Do you know someone with a chainsaw? Then they're probably plagued by the same trouble most chainsaw users are: keeping the thing sharp and cutting well. Even when you know how to sharpen a chainsaw with a file (and most casual users don't), the job takes more time than some of us like to devote.
That's why I began surveying electric saw chain sharpeners earlier this year. The best models I've used spin a four- or five-inch circular grindstone in a pivoting mechanism to sharpen the leading edges of saw chain cutters. There are cheap models on the market (about $100), but they're not precise enough to work well. The Oregon 108181 offers the best compromise between price and value that I've found. It's simpler to use than professional chain sharpeners (fewer settings to get right), but it still does three essential things extremely well.
Besides sharpening a saw chain quickly, precision is another benefit of this model. Each tooth ends up being exactly the same shape as its neighbour, ensuring that the saw cuts arrow-straight. The cutting edges are razor sharp – at least as good as a brand new chain. The 108181 has a suggested retail price of $319.
The Oregon 511AX is a more versatile, expensive electric sharpener that also includes an on-board light illuminating the work area.
Want to spend less? Take a look at some of the newest Ryobi tools. This company has consistently produced good tools at great prices, and this year they've expanded their line to include a whole bunch of electronic tools that I'm particularly impressed with.
Based on their new four volt Tek4 lithium-ion battery platform, the collection includes an infrared thermometer ($79) that's useful for remotely assessing areas of excess heat loss in your home; a pair of noise suppressing audio headphones ($69.99) that also allow auxiliary input from an iPod; a jobsite-tough eight megapixel digital camera ($199) for documenting building projects; a digital multimeter for electrical troubleshooting ($89); a laser distance measuring device ($159) that replaces a tape measure for rough measurements; a digital key lock box ($69.99) for controlling access to buildings and tool boxes; a self-levelling laser ($129) for aligning tiles, cabinets, wallpaper, suspended ceilings and anything else that needs to be plumb or level; and a motion sensing alarm ($49.99) that lets you know when someone or something has entered a particular space.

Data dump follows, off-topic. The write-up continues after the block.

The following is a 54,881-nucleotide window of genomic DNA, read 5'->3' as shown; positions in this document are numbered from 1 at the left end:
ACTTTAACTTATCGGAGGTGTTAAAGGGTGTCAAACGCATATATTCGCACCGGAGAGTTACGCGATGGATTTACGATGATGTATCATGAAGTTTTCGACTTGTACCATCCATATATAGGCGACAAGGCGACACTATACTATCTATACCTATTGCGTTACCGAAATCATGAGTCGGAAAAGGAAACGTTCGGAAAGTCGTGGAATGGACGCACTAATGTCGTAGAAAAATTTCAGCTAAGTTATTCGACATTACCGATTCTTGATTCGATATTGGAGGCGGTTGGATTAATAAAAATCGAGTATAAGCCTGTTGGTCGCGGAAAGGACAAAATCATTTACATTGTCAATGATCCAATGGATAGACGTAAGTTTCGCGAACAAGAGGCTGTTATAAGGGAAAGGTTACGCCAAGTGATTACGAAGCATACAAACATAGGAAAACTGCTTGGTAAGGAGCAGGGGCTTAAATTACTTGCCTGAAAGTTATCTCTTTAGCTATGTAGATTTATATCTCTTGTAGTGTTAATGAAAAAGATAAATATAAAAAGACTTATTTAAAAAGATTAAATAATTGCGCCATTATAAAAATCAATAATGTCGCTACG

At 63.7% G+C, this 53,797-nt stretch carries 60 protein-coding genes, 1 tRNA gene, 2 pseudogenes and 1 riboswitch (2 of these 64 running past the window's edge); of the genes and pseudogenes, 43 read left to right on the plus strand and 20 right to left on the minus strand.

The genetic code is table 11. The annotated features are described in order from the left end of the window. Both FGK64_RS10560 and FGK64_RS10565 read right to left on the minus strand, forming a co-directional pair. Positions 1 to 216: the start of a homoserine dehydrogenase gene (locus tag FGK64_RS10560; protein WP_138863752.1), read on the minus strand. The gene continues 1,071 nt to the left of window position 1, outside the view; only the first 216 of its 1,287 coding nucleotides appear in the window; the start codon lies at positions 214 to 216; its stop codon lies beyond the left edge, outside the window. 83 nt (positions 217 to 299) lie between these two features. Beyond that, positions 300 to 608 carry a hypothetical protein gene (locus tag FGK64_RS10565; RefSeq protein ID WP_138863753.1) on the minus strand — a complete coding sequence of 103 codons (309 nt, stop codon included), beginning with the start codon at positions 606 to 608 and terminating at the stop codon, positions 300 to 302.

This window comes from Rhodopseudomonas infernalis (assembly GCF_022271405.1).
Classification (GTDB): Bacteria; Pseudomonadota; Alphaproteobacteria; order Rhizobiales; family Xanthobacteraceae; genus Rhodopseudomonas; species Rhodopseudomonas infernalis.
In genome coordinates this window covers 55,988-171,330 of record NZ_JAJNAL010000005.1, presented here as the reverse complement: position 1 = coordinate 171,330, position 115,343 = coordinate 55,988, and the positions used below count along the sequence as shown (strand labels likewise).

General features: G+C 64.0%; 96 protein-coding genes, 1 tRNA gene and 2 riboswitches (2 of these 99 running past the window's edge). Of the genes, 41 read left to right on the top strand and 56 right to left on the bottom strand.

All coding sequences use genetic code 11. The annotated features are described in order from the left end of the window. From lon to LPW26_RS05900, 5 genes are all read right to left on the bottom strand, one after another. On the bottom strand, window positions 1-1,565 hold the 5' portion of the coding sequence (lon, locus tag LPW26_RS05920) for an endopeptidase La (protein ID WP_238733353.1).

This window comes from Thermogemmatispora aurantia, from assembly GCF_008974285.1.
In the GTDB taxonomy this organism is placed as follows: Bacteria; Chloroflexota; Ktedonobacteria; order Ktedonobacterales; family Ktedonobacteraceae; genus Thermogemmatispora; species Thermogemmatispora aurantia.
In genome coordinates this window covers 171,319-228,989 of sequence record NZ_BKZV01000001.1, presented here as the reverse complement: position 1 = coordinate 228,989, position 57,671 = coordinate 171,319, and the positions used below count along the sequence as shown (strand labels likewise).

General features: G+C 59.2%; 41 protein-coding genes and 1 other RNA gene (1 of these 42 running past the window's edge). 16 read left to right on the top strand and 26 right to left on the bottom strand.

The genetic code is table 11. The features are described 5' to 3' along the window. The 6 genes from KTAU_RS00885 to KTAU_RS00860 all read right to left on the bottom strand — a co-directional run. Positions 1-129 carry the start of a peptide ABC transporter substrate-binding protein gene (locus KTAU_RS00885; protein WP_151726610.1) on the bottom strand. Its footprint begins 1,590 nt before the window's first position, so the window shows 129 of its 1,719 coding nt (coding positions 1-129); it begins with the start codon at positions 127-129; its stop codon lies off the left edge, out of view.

There's also an LED flashlight in the Tek4 series that provides six hours of continuous light on a single charge. One battery and a dual port charger for these items cost $39.99. After trying Tek4 tools out for the last couple of months, I'm impressed with the value, design and quality of the line.
Need a stocking stuffer? A tape measure always makes a good Christmas gift for a handy person because the tape measure they use now will eventually wear out and break.
Lots of junk masquerades as tape measures, so if you really care about your handy person, get them a Stanley FatMax tape. They're consistently the toughest, longest lasting and easiest to use in my experience.
The newest models also have a wide, expanded hook on the end, making it easy to keep the end of the tape where it should be during use.